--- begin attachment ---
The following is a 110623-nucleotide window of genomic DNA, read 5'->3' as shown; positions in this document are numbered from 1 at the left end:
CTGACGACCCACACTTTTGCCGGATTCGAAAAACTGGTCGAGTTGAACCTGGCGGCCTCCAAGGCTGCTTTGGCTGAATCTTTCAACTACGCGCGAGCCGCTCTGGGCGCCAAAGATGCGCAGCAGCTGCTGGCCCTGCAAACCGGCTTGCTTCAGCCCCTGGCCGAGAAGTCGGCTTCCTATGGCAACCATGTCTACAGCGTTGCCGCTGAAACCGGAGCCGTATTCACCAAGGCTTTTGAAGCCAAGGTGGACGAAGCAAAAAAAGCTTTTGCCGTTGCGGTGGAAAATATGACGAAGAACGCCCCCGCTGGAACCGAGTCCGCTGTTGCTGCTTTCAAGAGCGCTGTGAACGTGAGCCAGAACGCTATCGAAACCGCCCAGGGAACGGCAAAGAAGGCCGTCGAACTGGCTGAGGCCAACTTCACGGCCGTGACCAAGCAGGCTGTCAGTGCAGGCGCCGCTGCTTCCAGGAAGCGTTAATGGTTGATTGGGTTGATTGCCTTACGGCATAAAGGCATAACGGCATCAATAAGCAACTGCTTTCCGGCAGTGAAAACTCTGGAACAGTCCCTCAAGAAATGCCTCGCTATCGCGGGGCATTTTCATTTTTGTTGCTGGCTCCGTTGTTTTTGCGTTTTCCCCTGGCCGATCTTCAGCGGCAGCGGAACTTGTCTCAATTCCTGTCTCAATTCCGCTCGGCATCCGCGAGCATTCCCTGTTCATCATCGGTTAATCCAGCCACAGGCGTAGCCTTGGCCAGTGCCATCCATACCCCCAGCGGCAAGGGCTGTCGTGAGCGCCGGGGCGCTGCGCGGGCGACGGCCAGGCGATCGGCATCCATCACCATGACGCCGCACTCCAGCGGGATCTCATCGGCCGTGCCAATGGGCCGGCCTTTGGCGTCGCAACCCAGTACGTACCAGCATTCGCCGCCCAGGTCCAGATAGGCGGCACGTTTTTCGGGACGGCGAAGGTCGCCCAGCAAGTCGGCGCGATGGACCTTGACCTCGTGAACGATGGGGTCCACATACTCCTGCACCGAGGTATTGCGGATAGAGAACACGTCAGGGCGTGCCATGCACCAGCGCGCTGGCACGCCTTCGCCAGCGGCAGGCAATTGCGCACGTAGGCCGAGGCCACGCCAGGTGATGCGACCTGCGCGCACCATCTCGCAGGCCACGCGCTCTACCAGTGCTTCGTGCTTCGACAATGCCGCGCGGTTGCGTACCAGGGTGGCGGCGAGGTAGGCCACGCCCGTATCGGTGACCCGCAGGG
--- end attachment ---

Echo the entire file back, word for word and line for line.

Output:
The following is a 110623-nucleotide window of genomic DNA, read 5'->3' as shown; positions in this document are numbered from 1 at the left end:
CTGACGACCCACACTTTTGCCGGATTCGAAAAACTGGTCGAGTTGAACCTGGCGGCCTCCAAGGCTGCTTTGGCTGAATCTTTCAACTACGCGCGAGCCGCTCTGGGCGCCAAAGATGCGCAGCAGCTGCTGGCCCTGCAAACCGGCTTGCTTCAGCCCCTGGCCGAGAAGTCGGCTTCCTATGGCAACCATGTCTACAGCGTTGCCGCTGAAACCGGAGCCGTATTCACCAAGGCTTTTGAAGCCAAGGTGGACGAAGCAAAAAAAGCTTTTGCCGTTGCGGTGGAAAATATGACGAAGAACGCCCCCGCTGGAACCGAGTCCGCTGTTGCTGCTTTCAAGAGCGCTGTGAACGTGAGCCAGAACGCTATCGAAACCGCCCAGGGAACGGCAAAGAAGGCCGTCGAACTGGCTGAGGCCAACTTCACGGCCGTGACCAAGCAGGCTGTCAGTGCAGGCGCCGCTGCTTCCAGGAAGCGTTAATGGTTGATTGGGTTGATTGCCTTACGGCATAAAGGCATAACGGCATCAATAAGCAACTGCTTTCCGGCAGTGAAAACTCTGGAACAGTCCCTCAAGAAATGCCTCGCTATCGCGGGGCATTTTCATTTTTGTTGCTGGCTCCGTTGTTTTTGCGTTTTCCCCTGGCCGATCTTCAGCGGCAGCGGAACTTGTCTCAATTCCTGTCTCAATTCCGCTCGGCATCCGCGAGCATTCCCTGTTCATCATCGGTTAATCCAGCCACAGGCGTAGCCTTGGCCAGTGCCATCCATACCCCCAGCGGCAAGGGCTGTCGTGAGCGCCGGGGCGCTGCGCGGGCGACGGCCAGGCGATCGGCATCCATCACCATGACGCCGCACTCCAGCGGGATCTCATCGGCCGTGCCAATGGGCCGGCCTTTGGCGTCGCAACCCAGTACGTACCAGCATTCGCCGCCCAGGTCCAGATAGGCGGCACGTTTTTCGGGACGGCGAAGGTCGCCCAGCAAGTCGGCGCGATGGACCTTGACCTCGTGAACGATGGGGTCCACATACTCCTGCACCGAGGTATTGCGGATAGAGAACACGTCAGGGCGTGCCATGCACCAGCGCGCTGGCACGCCTTCGCCAGCGGCAGGCAATTGCGCACGTAGGCCGAGGCCACGCCAGGTGATGCGACCTGCGCGCACCATCTCGCAGGCCACGCGCTCTACCAGTGCTTCGTGCTTCGACAATGCCGCGCGGTTGCGTACCAGGGTGGCGGCGAGGTAGGCCACGCCCGTATCGGTGACCCGCAGGG